Now, despite all of this probably reading as mechanical and appearing soulless in the extreme, it’s impossible to overstate Crash Dive’s actual brilliance. Within its own parameters it’s a fried gold triumph; a B-movie masterpiece of commerce, artistry, and genre-defining influence.

In regards to the former, the way in which Crash Dive fulfilled the market demands of those backing it ensured that it became a resounding financial success across the globe upon release [1]. It was tailored to a blueprint and it delivered. 

In regards to its creative achievements, it’s easily the best film that Stevens himself has ever directed. Enriched by solid technical credentials and an assortment of fine performances — primarily: Dudikoff as the reluctant but skilled hero; Frederic Forrest as a harangued admiral; Jay Acovone as a smart-mouthed officer; and the fabulous Reiner Schöne as the dastardly Euro-terrorist bad guy — Stevens crafts a ripping, thrillingly-paced yarn full of movement; natty, cost-effective set design; eye-catching cinematography; swaggering boys’ own-style adventure; claustrophobic high-stakes drama; and a general feeling of modest yet nonetheless sphincter-nipping excitement as Schöne and co. threaten to obliterate Washington.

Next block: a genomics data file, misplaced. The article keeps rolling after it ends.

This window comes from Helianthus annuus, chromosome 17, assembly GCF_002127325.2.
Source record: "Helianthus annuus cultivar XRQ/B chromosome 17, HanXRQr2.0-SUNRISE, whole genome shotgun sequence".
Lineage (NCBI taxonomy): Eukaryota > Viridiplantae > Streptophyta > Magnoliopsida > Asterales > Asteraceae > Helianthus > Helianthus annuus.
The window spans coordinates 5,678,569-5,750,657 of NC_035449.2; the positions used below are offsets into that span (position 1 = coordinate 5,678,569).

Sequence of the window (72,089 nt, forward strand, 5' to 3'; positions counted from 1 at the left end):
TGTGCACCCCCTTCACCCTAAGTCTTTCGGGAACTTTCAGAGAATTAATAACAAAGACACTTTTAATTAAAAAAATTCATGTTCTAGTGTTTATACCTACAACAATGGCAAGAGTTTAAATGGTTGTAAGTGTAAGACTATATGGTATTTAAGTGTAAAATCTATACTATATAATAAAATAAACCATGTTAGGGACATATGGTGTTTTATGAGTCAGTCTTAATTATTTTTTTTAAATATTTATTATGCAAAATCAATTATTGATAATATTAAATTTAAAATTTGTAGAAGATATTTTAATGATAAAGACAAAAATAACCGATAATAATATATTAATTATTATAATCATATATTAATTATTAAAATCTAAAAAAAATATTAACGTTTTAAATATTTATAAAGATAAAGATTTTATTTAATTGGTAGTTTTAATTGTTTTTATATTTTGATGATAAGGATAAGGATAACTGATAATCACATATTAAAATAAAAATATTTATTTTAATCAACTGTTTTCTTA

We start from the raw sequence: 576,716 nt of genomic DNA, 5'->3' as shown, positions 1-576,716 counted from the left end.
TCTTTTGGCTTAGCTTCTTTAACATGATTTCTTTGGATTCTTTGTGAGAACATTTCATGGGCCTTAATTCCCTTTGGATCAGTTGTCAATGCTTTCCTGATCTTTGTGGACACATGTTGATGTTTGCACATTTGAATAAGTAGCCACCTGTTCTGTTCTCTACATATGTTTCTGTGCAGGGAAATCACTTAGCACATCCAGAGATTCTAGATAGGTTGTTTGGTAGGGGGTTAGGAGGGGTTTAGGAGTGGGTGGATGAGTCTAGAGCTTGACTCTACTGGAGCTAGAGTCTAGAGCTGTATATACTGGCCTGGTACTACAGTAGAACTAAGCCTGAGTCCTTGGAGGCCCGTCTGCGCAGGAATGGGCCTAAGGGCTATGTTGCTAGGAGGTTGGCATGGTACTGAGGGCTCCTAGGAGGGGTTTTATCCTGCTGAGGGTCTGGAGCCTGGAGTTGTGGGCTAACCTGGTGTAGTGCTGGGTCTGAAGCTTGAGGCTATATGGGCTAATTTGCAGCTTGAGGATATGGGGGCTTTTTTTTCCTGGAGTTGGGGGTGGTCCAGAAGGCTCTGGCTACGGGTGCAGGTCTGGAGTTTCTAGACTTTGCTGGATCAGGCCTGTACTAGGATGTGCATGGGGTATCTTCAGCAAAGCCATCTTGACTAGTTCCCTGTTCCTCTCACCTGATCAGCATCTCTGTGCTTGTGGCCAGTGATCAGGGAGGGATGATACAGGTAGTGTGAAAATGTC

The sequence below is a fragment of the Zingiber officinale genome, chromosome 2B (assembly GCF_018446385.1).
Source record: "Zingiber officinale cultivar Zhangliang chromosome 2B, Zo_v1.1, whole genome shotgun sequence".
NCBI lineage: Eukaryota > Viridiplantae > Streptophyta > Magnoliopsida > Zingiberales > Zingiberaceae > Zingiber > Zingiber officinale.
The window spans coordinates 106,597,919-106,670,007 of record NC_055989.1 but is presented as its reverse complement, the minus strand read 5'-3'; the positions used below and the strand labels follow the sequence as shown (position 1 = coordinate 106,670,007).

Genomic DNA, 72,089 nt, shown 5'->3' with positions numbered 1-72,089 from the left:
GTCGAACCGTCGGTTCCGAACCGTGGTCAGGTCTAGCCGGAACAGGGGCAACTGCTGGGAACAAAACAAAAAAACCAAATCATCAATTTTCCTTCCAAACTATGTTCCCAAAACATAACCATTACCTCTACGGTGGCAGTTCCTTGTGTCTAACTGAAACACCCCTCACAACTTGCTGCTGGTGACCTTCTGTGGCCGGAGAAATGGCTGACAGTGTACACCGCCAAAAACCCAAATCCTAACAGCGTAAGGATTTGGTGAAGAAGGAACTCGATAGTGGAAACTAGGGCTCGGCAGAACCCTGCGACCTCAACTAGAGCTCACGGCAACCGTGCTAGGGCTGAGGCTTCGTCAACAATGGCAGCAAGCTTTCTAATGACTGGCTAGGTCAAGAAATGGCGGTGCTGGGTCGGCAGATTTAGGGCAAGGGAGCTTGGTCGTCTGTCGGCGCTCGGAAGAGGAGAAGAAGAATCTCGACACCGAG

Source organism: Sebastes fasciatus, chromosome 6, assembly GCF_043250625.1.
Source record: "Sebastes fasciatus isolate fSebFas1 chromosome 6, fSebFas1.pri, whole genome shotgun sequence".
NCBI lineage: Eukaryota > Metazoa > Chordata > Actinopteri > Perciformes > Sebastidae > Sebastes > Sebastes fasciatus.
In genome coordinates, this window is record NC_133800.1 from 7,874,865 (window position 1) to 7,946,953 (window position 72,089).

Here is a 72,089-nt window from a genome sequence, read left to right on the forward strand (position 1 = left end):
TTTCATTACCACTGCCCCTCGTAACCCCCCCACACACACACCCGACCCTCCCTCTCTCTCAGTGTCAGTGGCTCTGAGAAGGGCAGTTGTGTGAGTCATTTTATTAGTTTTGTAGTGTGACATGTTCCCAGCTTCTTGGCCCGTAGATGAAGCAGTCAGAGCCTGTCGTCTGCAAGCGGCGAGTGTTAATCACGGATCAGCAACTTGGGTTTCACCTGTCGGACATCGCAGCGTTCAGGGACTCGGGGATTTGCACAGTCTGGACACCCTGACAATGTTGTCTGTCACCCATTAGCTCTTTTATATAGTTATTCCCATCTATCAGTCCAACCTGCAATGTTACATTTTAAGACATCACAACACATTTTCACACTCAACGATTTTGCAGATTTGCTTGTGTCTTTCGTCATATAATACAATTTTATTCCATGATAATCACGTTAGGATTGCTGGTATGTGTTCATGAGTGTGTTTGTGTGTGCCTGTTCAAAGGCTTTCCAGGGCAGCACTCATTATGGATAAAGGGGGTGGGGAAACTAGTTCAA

And in regards to its impact — well, how long have you got?

The debt that Crash Dive owes to Die Hard is echoed by the debt virtually every subsequent Royal Oaks hardware actioner owes to Crash Dive. From Worth Keeter’s Hijack: The Last Siege (1998) and Rick Jacobson’s Dudikoff-starring Executive Command (1997), to the likes of Anthony Hickox’s Storm Catcher (1999) and Jim Wynorski’s Final Voyage (1999) which Stevens would produce for his post-Royal Oaks stable Franchise Pictures/Phoenician — as already mentioned, what are they if not spins on the Crash Dive equipment/DTV star/non-gratuitous violence formula, right down to their use of cleverly harnessed stock footage to bolster their production values? [2] Stevens has even shepherded remakes of Crash Dive on two separate occasions: first with faux-sequel Counter Measures (1998) (which was brought in under the stewardship of his most trusted ally, the mighty Fred Olen Ray, reuniting with Dudikoff after The Shooter (1997)), and second with the doomed Dolph Lundgren opus Agent Red (2000). And in between the lot of ‘em, Stevens also recycled Crash Dive’s submarine set in his other sub-sploiters Steel Sharks (1997), Time Under Fire (1997), and Rapid Assault (1997) — just as his mentor Roger Corman would have done.

[1] In the U.S., Crash Dive debuted on HBO on Friday 28th March 1997 before landing on cassette through Cabin Fever two months later. In the U.K., it hit VHS via Columbia/Tri-Star in April ‘97, spent the early to mid-‘00s as a bargain bin DVD favourite, and today can still be found regularly playing on Freeview channel GREAT! Movies Action (née Movies4Men and Sony Movies Action).
[2] Naturally, here, it’s B-roll from Crimson Tide that’s been plundered.